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By Kyle Mizokami,The National Interest
In the late 1950s, the Bundeswehr, West Germany’s armed forces, needed a new infantry rifle. Part practical endeavor and part rebranding effort, the adoption of the G3 battle rifle was a symbolic establishment of the West German Army as an independent military force. The sturdy, beefy 7.62-millimeter rifle would serve nearly forty years, first on the Iron Curtain’s frontier and later as the first rifle of a reunified Germany.
The armed forces of West Germany were founded in 1955, ten years after the defeat of Nazi Germany. The breakdown of the wartime alliance between the United States, United Kingdom, France and Soviet Union divided Germany into two states, West Germany and East Germany, separated along ideological lines. The large number of Soviet conventional forces in Eastern Europe, particularly East Germany, could not be effectively countered without some form of West German remilitarization, and once established the Bundeswehr quickly evolved to become the backbone of NATO’s defense plan.
The West German army was originally supplied with surplus American small arms, including the M-1 Garand rifle. The Soviet deployment of the AK-47 assault rifle was an alarming development, sounding warning bells across a NATO that had largely neglected small arms after World War II. The AK-47 was chambered in 7.62x39-millimeter, capable of fully automatic fire and fed from a thirty-round box magazine, A Red Army unit equipped with the AK-47 could generate far more firepower than one equipped with the M-1 Garand. In the event of war, Bonn’s army—and most NATO infantry, for that matter—would be outgunned at the small unit level.
West German officials cast their eye to Spain, where the Spanish CETME rifle held great promise. Ironically, CETME had been developed by German engineers working in France and Spain after the war, engineers that had developed the wartime Sturmgewehr-45 (StG-45) assault rifle. The CETME resembled and used many of the features of the StG-45, including a delayed blowback operating system designed to reduce recoil. The Spanish weapon was chambered in 7.62-millimeter, at the time fast becoming the standard NATO rifle caliber, and utilized a twenty-round detachable magazine.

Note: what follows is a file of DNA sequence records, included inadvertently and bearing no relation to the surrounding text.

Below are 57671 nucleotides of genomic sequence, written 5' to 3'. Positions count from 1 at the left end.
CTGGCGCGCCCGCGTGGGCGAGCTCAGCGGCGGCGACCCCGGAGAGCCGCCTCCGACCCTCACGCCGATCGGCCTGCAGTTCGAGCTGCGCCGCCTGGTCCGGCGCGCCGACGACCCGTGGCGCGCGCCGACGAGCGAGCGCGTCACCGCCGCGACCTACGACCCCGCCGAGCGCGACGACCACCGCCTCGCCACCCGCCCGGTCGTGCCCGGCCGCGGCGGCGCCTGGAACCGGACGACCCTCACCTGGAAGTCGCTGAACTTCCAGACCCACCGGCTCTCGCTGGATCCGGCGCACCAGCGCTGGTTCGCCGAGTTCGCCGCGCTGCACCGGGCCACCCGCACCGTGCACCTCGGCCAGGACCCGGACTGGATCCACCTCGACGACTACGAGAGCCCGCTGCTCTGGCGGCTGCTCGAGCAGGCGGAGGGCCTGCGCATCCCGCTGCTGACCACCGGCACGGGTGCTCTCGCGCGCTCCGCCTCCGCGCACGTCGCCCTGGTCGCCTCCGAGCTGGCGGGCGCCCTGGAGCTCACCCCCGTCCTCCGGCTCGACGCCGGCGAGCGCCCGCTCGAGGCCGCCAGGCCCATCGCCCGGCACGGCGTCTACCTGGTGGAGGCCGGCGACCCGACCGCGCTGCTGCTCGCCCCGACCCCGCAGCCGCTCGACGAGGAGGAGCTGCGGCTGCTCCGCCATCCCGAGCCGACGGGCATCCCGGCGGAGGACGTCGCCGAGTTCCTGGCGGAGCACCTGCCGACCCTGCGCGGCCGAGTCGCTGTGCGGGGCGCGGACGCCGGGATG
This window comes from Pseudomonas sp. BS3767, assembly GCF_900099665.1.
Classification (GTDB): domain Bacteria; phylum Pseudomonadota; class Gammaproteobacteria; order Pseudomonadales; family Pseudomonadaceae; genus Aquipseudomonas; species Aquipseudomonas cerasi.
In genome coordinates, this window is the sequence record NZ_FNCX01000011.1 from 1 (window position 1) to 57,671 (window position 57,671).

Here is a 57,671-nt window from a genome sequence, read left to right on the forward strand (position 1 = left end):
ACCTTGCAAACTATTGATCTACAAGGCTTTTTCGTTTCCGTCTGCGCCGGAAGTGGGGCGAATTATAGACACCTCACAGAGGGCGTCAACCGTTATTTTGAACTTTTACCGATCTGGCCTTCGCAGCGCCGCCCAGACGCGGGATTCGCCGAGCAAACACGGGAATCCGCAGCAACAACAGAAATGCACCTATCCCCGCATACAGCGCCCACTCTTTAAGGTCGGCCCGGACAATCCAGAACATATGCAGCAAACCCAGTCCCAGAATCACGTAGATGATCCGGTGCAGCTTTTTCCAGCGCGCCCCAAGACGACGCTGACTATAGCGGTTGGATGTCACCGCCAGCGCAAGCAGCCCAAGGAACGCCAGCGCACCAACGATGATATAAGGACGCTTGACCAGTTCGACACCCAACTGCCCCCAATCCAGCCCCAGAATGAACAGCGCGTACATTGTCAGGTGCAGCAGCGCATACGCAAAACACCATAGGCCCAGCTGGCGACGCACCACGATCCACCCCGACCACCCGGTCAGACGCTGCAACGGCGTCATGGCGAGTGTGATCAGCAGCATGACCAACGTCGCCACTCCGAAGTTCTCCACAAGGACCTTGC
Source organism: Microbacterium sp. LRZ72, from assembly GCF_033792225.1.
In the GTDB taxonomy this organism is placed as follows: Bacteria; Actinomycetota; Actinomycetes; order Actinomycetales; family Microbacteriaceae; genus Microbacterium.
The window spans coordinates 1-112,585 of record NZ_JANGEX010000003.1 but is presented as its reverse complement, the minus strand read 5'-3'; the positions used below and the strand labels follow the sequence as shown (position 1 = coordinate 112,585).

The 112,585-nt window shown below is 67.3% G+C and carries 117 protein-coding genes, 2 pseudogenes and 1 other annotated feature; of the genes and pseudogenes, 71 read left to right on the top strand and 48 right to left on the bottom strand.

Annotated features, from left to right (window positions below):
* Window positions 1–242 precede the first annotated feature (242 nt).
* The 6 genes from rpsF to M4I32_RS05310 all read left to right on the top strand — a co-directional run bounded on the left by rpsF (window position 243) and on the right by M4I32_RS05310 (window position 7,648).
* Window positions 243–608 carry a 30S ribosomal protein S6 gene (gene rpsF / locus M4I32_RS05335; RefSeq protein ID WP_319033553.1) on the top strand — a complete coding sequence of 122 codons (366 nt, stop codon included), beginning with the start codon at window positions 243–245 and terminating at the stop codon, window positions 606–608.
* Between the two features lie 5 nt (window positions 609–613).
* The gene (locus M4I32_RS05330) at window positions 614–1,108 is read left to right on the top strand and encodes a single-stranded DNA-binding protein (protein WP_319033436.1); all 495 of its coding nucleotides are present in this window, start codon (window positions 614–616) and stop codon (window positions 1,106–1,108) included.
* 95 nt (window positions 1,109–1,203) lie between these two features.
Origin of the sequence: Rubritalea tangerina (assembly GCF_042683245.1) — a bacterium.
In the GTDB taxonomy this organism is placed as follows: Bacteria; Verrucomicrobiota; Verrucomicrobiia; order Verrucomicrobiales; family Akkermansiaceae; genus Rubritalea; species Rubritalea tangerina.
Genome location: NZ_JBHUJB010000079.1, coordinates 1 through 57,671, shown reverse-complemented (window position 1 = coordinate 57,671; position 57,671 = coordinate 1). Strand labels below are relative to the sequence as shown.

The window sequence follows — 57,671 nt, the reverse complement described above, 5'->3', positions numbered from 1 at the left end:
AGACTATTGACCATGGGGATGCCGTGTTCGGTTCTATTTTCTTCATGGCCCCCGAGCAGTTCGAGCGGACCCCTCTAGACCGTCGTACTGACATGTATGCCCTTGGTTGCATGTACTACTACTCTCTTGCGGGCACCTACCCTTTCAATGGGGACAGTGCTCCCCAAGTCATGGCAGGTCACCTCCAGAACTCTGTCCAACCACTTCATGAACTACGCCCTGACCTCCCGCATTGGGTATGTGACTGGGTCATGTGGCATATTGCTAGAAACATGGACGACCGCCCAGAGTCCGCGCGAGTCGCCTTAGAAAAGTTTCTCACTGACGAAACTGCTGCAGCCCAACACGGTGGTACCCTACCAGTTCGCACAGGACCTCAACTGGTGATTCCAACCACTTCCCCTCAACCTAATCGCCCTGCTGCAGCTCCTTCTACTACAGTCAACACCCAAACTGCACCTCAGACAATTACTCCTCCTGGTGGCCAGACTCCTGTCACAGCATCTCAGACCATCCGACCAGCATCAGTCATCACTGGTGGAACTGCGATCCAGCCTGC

West Germany adopted the CETME as the G3 1959. The G3 was cheap to manufacture, being largely made from stamped sheet metal and plastic, but was inexpensive and durable. Although longer than the AK-47 and using a smaller ammunition magazine, the G3’s 7.62-millimeter ammunition was theoretically more powerful and had a greater range. The G3 could fire rifle grenades from the muzzle without modification, boosting an infantry unit’s firepower. The G3 was fielded with panzergrenadier (mechanized infantry), mountain and reservist units.
The success of the G3 spurred several sub-varieties and variants. The G3A3 was the original version with a folding stock, while the G3A4 incorporated a folding stock and was issued to airborne units. Manufacturer Heckler and Koch built a version based on the 5.56-millimeter cartridge favored by the U.S. Army, the G33, followed by a similar version, the G-41, which featured a three round burst capability and accepted standard NATO 5.56-millimeter magazines. One of the more famous derivatives of the G3 was the MP-5, a nine-millimeter submachine gun that became popular with West German border guards, counter-terrorist units and U.S. Navy SEALS. The MP-5 was basically the G3 downsized for a pistol caliber round. On the other end of the variant spectrum was the PSG-1, a semi-automatic sniper rifle chambered in 7.62 with a 25.5-inch barrel.
The G3 was a success abroad, second only to its cousin the FN FAL battle rifle. In Europe, the G3 was adopted by Greece, Sweden, the Netherlands, Norway, Portugal and Turkey. The rifle enjoyed considerable success in the Middle East, with users including Saudi Arabia, Pakistan, North Yemen and the United Arab Emirates. The G3 was license-produced in Iran before the fall of the Shah and remained in Iranian Army circulation long after. The G3 was particularly popular in Africa, with two dozen countries including Angola, Ethiopia and Zaire all adopting the West German rifle.
The G3 served through the fall of the Berlin Wall, the dissolution of the Warsaw Pact and Soviet Union, and the reunification of Germany. Although superseded by the 5.56-caliber G36 assault rifle in the late 1990s, some G3s remained in service with the Bundeswehr well into the 2000s. G3A3s, equipped with high power optics, were deployed to Afghanistan as designated marksman rifles. Despite their age, the 7.62-millimeter rifles had the range to engage targets beyond the newer G36 rifle.
The G3 rifle was perhaps the ideal weapon for the newly established West German armed forces. Like previous German rifles, it was a no-nonsense weapon with an enviable reputation for accuracy and reliability. The G3 itself grew into the symbol of an armed force distancing itself from its national past, standing guard at the edge of democracy.
Kyle Mizokami is a defense and national-security writer based in San Francisco who has appeared in the Diplomat, Foreign Policy, War is Boring and the Daily Beast. In 2009 he co-founded the defense and security blog Japan Security Watch. You can follow him on Twitter:@KyleMizokami.
Image: Wikimedia Commons.
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